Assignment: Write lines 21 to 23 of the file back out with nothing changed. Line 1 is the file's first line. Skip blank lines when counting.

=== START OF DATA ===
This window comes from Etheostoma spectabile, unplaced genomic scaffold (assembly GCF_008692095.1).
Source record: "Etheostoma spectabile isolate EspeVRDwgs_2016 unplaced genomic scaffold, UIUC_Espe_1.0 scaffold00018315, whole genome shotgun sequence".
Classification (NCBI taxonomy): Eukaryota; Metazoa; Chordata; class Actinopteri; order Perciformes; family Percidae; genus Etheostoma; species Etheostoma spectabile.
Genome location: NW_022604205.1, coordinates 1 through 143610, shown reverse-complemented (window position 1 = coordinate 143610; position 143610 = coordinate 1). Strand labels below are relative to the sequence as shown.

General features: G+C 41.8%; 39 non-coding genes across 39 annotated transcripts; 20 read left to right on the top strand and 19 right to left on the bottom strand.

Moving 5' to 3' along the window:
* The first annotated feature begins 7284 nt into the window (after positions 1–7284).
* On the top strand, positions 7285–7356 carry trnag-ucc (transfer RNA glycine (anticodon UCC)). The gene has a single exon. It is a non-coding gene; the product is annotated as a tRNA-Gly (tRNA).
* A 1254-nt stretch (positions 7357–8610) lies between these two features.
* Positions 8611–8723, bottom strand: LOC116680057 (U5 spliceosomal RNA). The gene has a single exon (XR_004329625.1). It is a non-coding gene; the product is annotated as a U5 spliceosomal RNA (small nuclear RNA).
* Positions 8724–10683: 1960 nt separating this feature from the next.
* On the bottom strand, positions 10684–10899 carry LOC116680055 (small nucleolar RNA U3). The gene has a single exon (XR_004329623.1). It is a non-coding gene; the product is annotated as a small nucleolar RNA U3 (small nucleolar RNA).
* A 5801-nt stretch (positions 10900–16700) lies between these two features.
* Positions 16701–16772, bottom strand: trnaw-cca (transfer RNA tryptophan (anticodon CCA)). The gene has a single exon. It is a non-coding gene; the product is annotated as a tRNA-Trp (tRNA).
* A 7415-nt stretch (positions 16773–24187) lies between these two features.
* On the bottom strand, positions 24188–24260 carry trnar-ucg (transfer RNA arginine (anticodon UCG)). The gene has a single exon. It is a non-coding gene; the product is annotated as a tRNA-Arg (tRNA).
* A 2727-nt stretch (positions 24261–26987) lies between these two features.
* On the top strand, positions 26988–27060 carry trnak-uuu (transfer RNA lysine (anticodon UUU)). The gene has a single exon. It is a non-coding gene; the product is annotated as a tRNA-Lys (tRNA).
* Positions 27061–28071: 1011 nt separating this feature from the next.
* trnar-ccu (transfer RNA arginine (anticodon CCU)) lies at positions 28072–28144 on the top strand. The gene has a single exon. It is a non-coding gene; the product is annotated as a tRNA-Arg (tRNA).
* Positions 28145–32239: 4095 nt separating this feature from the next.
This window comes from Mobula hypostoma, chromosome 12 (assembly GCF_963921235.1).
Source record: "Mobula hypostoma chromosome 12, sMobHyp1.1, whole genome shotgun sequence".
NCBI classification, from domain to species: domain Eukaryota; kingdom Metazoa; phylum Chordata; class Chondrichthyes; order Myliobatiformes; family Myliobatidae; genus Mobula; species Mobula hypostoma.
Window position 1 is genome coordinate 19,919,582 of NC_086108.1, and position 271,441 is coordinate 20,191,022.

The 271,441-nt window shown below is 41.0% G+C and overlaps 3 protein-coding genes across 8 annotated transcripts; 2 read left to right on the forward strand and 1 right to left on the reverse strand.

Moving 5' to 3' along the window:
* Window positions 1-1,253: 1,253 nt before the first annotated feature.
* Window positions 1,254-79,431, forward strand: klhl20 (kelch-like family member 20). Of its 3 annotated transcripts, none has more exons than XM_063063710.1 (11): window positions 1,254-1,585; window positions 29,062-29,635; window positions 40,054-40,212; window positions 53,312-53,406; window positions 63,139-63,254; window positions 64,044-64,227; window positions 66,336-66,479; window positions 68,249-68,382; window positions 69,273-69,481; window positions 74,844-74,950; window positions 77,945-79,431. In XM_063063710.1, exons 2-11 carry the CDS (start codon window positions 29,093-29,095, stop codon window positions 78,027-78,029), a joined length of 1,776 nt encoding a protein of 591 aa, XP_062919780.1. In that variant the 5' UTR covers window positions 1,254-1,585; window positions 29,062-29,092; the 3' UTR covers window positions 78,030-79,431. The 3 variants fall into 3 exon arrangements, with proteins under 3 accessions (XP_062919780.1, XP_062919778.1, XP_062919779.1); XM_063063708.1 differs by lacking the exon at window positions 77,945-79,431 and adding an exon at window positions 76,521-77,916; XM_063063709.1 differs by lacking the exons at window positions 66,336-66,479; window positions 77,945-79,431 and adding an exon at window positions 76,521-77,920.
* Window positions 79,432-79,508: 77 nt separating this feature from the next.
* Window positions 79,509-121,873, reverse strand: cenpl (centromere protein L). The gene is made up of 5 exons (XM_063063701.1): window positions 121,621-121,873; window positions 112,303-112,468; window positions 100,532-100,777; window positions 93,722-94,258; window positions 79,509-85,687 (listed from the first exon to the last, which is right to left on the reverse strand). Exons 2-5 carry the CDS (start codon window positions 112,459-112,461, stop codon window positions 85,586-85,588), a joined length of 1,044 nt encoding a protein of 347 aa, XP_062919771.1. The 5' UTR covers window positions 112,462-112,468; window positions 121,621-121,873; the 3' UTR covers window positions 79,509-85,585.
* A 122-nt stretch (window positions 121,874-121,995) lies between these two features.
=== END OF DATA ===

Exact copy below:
* Positions 28145–32239: 4095 nt separating this feature from the next.
This window comes from Mobula hypostoma, chromosome 12 (assembly GCF_963921235.1).
Source record: "Mobula hypostoma chromosome 12, sMobHyp1.1, whole genome shotgun sequence".